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Random Planar Maps 6

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If you have a question about this talk, please contact Mustapha Amrani.

Random Geometry

A map is a gluing of a finite number of polygons, forming a connected orientable topological surface. It can be interpreted as assigning this surface a discrete geometry, and the theoretical physics literature in the 80-90s argued that random maps are an appropriate discrete model for the theory of 2-dimensional quantum gravity, which involves ill-defined integrals over all metrics on a given surface. The idea is to replace these integrals by finite sums, for instance over all triangulation of the sphere with a large number of faces, hoping that such triangulations approximate a limiting continuum random surface.

In the recent years, much progress has been made in the mathematical understanding of the latter problem. In particular, it is now known that many natural models of random planar maps, for which the faces degrees remain small, admit a universal scaling limit, the Brownian map.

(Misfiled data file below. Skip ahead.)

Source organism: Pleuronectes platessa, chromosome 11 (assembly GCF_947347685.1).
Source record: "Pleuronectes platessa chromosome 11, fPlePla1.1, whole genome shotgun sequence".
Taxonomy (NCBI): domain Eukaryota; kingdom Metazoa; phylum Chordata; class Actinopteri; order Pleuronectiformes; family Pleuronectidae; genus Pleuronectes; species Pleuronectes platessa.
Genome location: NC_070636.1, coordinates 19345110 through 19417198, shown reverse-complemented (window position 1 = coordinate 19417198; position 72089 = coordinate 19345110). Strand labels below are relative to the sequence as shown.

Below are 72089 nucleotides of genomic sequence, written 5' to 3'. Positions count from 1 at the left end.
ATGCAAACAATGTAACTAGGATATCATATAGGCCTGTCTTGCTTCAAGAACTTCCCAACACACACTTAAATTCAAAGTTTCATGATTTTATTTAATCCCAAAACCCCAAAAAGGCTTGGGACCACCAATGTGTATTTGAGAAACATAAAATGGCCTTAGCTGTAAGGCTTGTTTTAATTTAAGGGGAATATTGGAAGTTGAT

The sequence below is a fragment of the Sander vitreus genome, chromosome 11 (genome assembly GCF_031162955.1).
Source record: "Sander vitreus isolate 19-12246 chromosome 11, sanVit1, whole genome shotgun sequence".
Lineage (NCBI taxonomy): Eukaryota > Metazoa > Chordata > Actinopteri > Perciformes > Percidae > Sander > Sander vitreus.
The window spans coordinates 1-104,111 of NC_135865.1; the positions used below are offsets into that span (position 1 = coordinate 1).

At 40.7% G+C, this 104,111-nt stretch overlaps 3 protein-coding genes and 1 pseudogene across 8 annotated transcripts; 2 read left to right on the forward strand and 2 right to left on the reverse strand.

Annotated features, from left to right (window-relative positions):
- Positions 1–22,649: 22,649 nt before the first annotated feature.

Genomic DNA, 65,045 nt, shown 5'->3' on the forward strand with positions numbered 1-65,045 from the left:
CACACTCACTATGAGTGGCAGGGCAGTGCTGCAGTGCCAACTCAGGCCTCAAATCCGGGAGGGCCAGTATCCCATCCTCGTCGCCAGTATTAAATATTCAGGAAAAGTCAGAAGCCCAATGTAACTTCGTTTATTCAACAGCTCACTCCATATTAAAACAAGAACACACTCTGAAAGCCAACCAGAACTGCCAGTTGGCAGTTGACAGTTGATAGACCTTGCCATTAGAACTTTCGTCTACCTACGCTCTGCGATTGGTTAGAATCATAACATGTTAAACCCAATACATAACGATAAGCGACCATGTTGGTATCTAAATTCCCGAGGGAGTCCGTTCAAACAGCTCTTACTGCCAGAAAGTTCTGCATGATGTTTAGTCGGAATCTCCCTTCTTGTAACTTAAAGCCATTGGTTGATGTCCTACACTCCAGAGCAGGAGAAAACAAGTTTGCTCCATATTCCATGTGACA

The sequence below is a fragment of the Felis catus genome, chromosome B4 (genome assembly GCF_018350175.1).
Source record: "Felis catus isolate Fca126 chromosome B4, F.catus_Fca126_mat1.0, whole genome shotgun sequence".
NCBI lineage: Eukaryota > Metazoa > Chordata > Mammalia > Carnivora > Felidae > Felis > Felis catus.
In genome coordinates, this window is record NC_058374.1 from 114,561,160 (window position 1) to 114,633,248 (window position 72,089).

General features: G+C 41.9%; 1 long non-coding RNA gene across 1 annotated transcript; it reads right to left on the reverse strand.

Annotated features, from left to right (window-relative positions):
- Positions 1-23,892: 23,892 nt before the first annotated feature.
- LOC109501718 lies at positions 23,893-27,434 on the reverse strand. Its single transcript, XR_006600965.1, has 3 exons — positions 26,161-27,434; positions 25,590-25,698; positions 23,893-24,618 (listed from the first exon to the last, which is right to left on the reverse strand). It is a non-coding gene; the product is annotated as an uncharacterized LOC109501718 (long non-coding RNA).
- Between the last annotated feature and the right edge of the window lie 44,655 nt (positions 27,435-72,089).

Other models, favorizing large faces, also admit a one-parameter family of scaling limits, called stable maps. The latter are believed to describe the asymptotic geometry of random maps carrying statistical physics models, as has now been established in some important cases (including the so-called rigid O(n) model on quadrangulations).

This mini-course will review the main aspects of these themes.

This talk is part of the Isaac Newton Institute Seminar Series series.

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